Speech in the digital age makes things faster as well as enormously more complicated. The dissemination of ideas and opinions now takes place at breakneck speed as each person with access to social media becomes a broadcaster. Most of the time this works really well. But it gets complicated when people propagate views defaming a person or accusing a person of having committed blasphemy.
Speech in the digital age has three main actors: the state, the citizen and the corporations that control social media platforms. The state, as ever, has an interest in free speech and its limits. States deal with speech in multiple ways: they prohibit certain kinds of speech (disallowing dissemination of particular information or censorship), ban particular kinds of speech or punish it — either through imposing fines or jail sentences. In a country like Pakistan we see all of these approaches. Certain information regarding national security cannot be disseminated, similarly certain images have to be censored before they are allowed to be thrown out into the market place of ideas.
Certain kind of speech (such as blasphemy or even defamation) is criminalised while particular speech (Baloch nationalist for instance) is often blocked. Linked to this is the treacherous road of self-censorship; in a country where speech viewed unfavourably by the state or violent non-state actors can lead to violence, self-censorship becomes increasingly common. Thought control becomes a reality and the fear of reprisals ensures that states or non-state actors do not have to go through the inconvenience of putting people in their place.
But one of the many problems with self-censorship is that it does not tell you what the safe-zone from violence is. Once the power to inflict violence without fear of consequence lies with state or non-state actors the boundary keeps shifting. This is particularly evident in the case of alleged blasphemy in Pakistan. While the Pakistani state criminalises blasphemy it also banks on the threat of violence to keep people in a state of fear — allowing many citizens/non-state actors to use threat or practice of vigilante violence to achieve ends that have nothing to do with religion itself.
The citizen in this situation is thus the victim as well as the oppressor — the only certainty is that all of us remain vulnerable. Add to this the power to disseminate ideas and allegations at great speed and you know that once you are accused of something as grave as blasphemy in Pakistan, your life is in immediate and constant danger. Now imagine being someone against whom hundreds are tweeting and re-tweeting blasphemy allegations — regardless of bothering to find out the real facts. What is the solution for the citizen? Blocking twitter or hundreds of accounts is surely not an option in such a situation. This is not a newspaper you can go and get an injunction against citing potential defamation. The damage to reputations on social media happens before you can even think of a coherent response. The only remedy to this is discourse where a critical mass of people pushes back and emphasises the need for reason and logic.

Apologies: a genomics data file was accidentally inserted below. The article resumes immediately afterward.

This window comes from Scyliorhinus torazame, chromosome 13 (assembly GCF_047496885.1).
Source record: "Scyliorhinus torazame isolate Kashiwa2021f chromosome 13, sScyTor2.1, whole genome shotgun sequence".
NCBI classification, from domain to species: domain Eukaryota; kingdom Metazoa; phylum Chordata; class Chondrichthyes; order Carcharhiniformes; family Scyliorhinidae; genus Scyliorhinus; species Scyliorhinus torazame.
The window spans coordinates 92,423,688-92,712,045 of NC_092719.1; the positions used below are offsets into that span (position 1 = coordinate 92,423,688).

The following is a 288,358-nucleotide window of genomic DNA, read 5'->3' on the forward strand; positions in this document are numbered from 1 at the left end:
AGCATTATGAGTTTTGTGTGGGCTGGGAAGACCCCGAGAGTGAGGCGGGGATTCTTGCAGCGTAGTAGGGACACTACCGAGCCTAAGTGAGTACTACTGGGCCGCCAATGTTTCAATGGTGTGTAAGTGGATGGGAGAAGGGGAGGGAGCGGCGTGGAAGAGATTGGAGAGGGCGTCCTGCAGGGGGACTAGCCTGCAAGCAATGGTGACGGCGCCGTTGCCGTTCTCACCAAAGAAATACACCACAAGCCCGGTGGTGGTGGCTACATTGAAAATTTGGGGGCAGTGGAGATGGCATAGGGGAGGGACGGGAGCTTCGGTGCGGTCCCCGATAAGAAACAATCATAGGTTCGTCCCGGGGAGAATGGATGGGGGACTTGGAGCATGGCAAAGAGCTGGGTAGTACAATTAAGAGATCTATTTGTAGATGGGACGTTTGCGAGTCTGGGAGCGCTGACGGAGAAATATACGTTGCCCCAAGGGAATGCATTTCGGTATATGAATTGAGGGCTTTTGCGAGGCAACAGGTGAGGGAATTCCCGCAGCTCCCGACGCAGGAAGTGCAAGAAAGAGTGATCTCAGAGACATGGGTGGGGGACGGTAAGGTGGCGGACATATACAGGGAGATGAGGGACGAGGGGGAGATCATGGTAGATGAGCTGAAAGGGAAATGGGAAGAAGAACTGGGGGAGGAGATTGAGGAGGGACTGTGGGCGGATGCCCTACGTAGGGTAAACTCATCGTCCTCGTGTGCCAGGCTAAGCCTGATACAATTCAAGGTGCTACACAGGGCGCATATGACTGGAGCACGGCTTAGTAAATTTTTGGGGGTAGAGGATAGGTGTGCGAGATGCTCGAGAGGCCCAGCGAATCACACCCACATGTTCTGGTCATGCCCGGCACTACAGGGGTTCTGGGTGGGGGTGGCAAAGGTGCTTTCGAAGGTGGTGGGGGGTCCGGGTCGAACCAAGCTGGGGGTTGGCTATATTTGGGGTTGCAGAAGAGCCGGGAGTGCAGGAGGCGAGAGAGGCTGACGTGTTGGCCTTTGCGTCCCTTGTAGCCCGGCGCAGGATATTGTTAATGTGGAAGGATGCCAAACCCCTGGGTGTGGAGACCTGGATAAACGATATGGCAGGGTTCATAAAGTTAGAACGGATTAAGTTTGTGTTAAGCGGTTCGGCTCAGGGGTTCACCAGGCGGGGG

As far as vigilante violence goes, the state is either too weak or too disinterested to prevent that. That problem is not going to go away any time soon till the larger narrative changes.
Corporations like Facebook and Twitter are also an important part of the equation. They now publish annual reports detailing the number of requests they receive from governments to block certain content/accounts or cough up certain information that a government deems relevant to the commission of an (alleged) offence. But how much do we know in Pakistan about what is the standard used by our government before such requests are issued?
The FIA’s National Response Centre for Cyber Crime (NR3C) is the primary government agency that looks into alleged offences committed — including blasphemy — in the online sphere. However, it remains unclear how does the FIA have jurisdiction over this area. Law, primarily doesn’t give such power. Yet Facebook routinely honours such requests from the FIA. It appears that Facebook has done woefully little to inquire into FIA’s legal mandate — hence a citizen is vulnerable because of the actions of the state as well as the lack of due diligence by a giant corporation. Twitter, on the other hand, adopts a better approach in that it will not usually block content upon a government request till it is provided with an order by a judicial forum.
We, the citizens can change this equation for the better by exerting more pressure on the government to be more transparent in how it regulates our online lives, the information available to us and how it handles such information. This will require action from all of us under the right to information as well as necessary litigation if need be. A lot might still go on in the shadows but that is no reason to delay using sunlight as a disinfectant.
While there is a constitutional right of privacy, no legislation has been passed regarding data protection or other protections against invasion of privacy. This means that any privacy related complaints end up before the High Court in writ petitions where courts are reluctant to look into disputed issues of fact or evidence — this leaves citizens particularly vulnerable.
The right to free speech does not become greater or smaller in the digital age. But the digital age does force us to confront new questions regarding the manifestations of this right and the threat this poses to security of individuals as well as information related to them.